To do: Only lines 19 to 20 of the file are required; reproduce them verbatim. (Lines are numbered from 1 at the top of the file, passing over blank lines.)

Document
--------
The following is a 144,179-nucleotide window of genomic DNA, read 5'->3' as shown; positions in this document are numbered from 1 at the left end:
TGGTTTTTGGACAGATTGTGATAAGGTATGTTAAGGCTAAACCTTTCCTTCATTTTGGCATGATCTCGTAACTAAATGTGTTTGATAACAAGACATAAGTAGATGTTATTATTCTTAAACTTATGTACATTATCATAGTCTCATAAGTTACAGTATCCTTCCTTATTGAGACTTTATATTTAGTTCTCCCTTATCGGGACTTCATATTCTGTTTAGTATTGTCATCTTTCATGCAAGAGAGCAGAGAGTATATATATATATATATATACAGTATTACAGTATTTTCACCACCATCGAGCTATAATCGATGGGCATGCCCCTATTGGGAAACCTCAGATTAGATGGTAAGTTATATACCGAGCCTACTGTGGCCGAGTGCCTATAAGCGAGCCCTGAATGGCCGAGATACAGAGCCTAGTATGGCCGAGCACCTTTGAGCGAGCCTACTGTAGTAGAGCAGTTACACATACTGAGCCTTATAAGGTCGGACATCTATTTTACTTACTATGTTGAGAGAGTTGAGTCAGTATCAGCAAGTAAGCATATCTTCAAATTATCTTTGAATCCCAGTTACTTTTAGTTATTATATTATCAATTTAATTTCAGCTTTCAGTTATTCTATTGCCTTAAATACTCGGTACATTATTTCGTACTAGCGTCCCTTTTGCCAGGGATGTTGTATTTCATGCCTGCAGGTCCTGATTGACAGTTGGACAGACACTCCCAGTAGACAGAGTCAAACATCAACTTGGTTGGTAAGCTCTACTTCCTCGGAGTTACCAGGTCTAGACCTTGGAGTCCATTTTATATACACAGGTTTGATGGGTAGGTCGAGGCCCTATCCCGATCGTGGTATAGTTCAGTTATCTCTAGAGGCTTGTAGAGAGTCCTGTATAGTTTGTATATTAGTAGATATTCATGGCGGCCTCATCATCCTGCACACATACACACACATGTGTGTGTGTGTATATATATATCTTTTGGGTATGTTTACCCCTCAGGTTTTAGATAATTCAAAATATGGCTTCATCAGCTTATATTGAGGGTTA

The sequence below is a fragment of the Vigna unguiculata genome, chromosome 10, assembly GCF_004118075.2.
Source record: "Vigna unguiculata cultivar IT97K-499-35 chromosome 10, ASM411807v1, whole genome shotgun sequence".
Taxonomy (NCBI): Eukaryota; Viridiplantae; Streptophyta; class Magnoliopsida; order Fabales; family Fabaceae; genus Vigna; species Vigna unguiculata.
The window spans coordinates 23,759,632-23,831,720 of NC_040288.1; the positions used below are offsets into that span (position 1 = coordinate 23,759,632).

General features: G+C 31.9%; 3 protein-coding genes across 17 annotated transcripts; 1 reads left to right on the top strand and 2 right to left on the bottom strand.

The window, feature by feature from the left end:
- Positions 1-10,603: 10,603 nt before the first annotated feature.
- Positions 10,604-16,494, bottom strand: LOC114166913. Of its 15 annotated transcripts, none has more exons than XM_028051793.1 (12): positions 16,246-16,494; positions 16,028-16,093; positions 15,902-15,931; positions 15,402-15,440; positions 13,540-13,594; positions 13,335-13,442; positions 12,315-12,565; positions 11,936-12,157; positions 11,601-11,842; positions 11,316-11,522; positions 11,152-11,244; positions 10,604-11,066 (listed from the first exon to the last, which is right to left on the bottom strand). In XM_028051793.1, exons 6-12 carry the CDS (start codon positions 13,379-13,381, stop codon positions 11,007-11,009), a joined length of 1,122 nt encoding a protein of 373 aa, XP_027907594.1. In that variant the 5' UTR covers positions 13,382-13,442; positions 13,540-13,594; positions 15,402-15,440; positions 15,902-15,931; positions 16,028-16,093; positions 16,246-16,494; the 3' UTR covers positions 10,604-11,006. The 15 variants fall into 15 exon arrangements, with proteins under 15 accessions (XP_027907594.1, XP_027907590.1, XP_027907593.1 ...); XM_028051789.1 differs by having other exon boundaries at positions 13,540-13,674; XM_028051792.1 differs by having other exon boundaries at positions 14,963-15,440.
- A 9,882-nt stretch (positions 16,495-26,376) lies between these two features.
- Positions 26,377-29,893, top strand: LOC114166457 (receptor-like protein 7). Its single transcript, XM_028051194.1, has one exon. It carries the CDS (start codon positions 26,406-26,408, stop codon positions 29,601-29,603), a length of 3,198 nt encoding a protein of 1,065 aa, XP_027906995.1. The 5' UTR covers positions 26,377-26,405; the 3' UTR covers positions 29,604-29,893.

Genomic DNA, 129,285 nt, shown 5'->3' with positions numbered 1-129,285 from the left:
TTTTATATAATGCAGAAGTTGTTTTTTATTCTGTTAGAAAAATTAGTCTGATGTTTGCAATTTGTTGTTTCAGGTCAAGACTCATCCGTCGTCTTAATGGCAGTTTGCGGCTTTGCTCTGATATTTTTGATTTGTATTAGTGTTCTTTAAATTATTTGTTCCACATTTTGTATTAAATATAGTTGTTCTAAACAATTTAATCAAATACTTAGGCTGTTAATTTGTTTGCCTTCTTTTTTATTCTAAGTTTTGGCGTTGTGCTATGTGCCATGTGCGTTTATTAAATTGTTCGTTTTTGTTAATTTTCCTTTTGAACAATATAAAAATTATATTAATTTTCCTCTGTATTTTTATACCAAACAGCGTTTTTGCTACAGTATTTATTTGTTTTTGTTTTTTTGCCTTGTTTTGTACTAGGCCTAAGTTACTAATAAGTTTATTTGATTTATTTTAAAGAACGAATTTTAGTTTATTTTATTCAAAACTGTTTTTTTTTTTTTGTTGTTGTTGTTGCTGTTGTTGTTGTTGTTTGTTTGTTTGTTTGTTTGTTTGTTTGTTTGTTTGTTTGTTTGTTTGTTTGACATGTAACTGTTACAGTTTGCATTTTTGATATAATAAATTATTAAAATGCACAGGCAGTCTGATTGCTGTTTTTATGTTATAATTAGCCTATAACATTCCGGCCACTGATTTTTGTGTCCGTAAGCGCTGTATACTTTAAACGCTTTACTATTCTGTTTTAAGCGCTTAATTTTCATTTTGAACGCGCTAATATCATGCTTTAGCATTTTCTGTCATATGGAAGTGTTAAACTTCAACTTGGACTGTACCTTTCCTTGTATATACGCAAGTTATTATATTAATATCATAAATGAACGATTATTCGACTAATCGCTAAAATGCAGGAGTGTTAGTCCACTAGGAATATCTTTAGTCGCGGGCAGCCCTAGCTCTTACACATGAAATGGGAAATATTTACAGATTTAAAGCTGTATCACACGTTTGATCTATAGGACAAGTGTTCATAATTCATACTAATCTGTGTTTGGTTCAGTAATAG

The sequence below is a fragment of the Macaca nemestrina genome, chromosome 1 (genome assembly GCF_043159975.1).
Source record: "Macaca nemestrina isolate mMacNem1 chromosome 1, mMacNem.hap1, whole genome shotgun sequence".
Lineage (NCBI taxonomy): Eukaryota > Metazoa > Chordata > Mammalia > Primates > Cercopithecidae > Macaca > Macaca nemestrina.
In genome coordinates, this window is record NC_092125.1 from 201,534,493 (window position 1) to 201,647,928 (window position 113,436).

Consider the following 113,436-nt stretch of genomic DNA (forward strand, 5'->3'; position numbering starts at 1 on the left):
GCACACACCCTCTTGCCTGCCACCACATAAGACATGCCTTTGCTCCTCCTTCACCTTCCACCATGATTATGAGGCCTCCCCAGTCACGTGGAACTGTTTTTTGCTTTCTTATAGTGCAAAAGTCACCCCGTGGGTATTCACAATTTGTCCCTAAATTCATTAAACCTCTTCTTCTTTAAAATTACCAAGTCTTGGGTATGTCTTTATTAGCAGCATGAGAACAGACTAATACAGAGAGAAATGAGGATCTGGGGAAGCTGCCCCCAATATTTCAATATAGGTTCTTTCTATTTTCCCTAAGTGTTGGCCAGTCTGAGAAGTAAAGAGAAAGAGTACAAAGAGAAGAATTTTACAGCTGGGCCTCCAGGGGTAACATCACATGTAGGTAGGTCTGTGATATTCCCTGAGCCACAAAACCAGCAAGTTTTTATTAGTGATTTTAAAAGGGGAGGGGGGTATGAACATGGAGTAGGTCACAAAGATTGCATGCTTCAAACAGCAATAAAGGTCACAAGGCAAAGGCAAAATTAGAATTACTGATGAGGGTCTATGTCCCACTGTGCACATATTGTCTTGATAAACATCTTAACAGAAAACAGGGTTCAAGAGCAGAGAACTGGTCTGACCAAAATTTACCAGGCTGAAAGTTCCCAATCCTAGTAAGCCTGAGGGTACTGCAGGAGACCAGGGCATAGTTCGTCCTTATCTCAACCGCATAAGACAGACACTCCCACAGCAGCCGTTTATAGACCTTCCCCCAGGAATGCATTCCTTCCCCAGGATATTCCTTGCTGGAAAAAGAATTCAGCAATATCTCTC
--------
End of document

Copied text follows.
Consider the following 113,436-nt stretch of genomic DNA (forward strand, 5'->3'; position numbering starts at 1 on the left):
GCACACACCCTCTTGCCTGCCACCACATAAGACATGCCTTTGCTCCTCCTTCACCTTCCACCATGATTATGAGGCCTCCCCAGTCACGTGGAACTGTTTTTTGCTTTCTTATAGTGCAAAAGTCACCCCGTGGGTATTCACAATTTGTCCCTAAATTCATTAAACCTCTTCTTCTTTAAAATTACCAAGTCTTGGGTATGTCTTTATTAGCAGCATGAGAACAGACTAATACAGAGAGAAATGAGGATCTGGGGAAGCTGCCCCCAATATTTCAATATAGGTTCTTTCTATTTTCCCTAAGTGTTGGCCAGTCTGAGAAGTAAAGAGAAAGAGTACAAAGAGAAGAATTTTACAGCTGGGCCTCCAGGGGTAACATCACATGTAGGTAGGTCTGTGATATTCCCTGAGCCACAAAACCAGCAAGTTTTTATTAGTGATTTTAAAAGGGGAGGGGGGTATGAACATGGAGTAGGTCACAAAGATTGCATGCTTCAAACAGCAATAAAGGTCACAAGGCAAAGGCAAAATTAGAATTACTGATGAGGGTCTATGTCCCACTGTGCACATATTGTCTTGATAAACATCTTAACAGAAAACAGGGTTCAAGAGCAGAGAACTGGTCTGACCAAAATTTACCAGGCTGAAAGTTCCCAATCCTAGTAAGCCTGAGGGTACTGCAGGAGACCAGGGCATAGTTCGTCCTTATCTCAACCGCATAAGACAGACACTCCCACAGCAGCCGTTTATAGACCTTCCCCCAGGAATGCATTCCTTCCCCAGGATATTCCTTGCTGGAAAAAGAATTCAGCAATATCTCTC